By 1212, with interdicts and rebellions happening on the mainland, John requested William’s help, and offered to return his sons to their family – they’d been away around five years. William agreed and moved back to England to serve John in both a military and diplomatic capacity and was received back into the fold. Why this volte face by the king? Perhaps he realised how few allies he had in his pocket.  William could have refused the summons. Or he could have accepted, taken his sons and run, and then declared for the rebels, but he didn’t. He chose to stand by John and act as a military commander and adviser. It could be that, presented with a sow’s ear he was willing to take the challenge of making it into a silk purse. Someone had to trouble shoot and repair this terrible fix they were in.


Now that the crisis was over a large rebellious faction of barons were protesting about the harshness of John’s rule – the unfair taxes, the abuses of rights, the ridiculous fines. What had been a half mark fine in the days of Henry II and Richard now sometimes amounted to hundreds of marks. John would impose multi-thousand pound fines on barons to keep them in their place, and if they couldn’t pay, he’d use it as an excuse to take over their castles. He employed mercenaries to do his bidding. He demanded money with menaces basically and receiving justice depended on how much you could pay to get it.  This was the birth of the notion of Magna Carta, to bring the king under the law and stop these abuses.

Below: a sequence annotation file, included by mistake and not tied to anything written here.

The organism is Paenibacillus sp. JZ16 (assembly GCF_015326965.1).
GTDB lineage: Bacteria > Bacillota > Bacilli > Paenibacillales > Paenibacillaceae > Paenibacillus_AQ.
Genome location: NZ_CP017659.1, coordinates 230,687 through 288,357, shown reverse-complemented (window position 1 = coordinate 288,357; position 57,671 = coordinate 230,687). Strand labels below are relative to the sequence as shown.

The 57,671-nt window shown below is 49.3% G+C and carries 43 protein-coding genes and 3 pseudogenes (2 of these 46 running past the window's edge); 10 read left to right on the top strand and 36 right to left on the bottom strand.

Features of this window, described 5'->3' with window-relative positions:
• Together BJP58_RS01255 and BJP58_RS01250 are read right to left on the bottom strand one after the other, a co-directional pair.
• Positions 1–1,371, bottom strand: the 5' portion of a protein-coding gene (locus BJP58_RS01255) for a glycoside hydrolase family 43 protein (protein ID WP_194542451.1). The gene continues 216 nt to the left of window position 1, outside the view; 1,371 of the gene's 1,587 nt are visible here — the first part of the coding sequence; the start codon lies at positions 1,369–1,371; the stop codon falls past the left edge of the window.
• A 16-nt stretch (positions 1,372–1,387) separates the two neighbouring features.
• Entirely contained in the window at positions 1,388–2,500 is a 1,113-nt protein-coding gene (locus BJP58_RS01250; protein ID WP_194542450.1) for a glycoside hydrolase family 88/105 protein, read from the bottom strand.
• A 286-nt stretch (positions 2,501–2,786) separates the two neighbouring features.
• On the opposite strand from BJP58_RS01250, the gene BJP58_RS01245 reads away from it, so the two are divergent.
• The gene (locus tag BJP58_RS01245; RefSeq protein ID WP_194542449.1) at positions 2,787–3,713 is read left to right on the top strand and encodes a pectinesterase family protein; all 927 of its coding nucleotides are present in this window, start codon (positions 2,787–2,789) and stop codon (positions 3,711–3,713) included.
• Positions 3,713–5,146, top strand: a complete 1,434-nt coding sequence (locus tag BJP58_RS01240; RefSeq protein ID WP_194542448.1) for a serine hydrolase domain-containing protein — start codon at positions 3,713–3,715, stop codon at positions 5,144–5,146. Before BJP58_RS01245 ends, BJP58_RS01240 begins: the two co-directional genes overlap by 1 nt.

Magna Carta
King John was clearly against the Magna Carta – anything that limited his powers was not going to be flavour of the month, but with the French threatening and his barons in rebellion, he had little choice but to negotiate. This I think is where William comes in. John had used him before as a diplomat when it came to negotiating with the King of France and the way William had woven his way through the tricky mid years of the 1200’s was a testament to his cool head and diplomatic abilities. He also had strong Templar connections and the Templars were a kind of neutral party – like the United Nations today, where both sides could meet to discuss their differences. I believe that while William had no say in drafting the clauses of Magna Carta, he did have input in negotiating the terms and at least bringing King John to the table at Runnymede.  Without William driving the diplomacy, there might not have been a Magna Carta at all. In other words both sides were willing to trust him. He had been through the fire with King John, and the king’s relationship with him was now cordial – as far as the king was concerned. Everyone knew about his trouble with the king, and that while acting on John’s behalf, he was also one of them. Ever the diplomat, William maintained a neutral façade.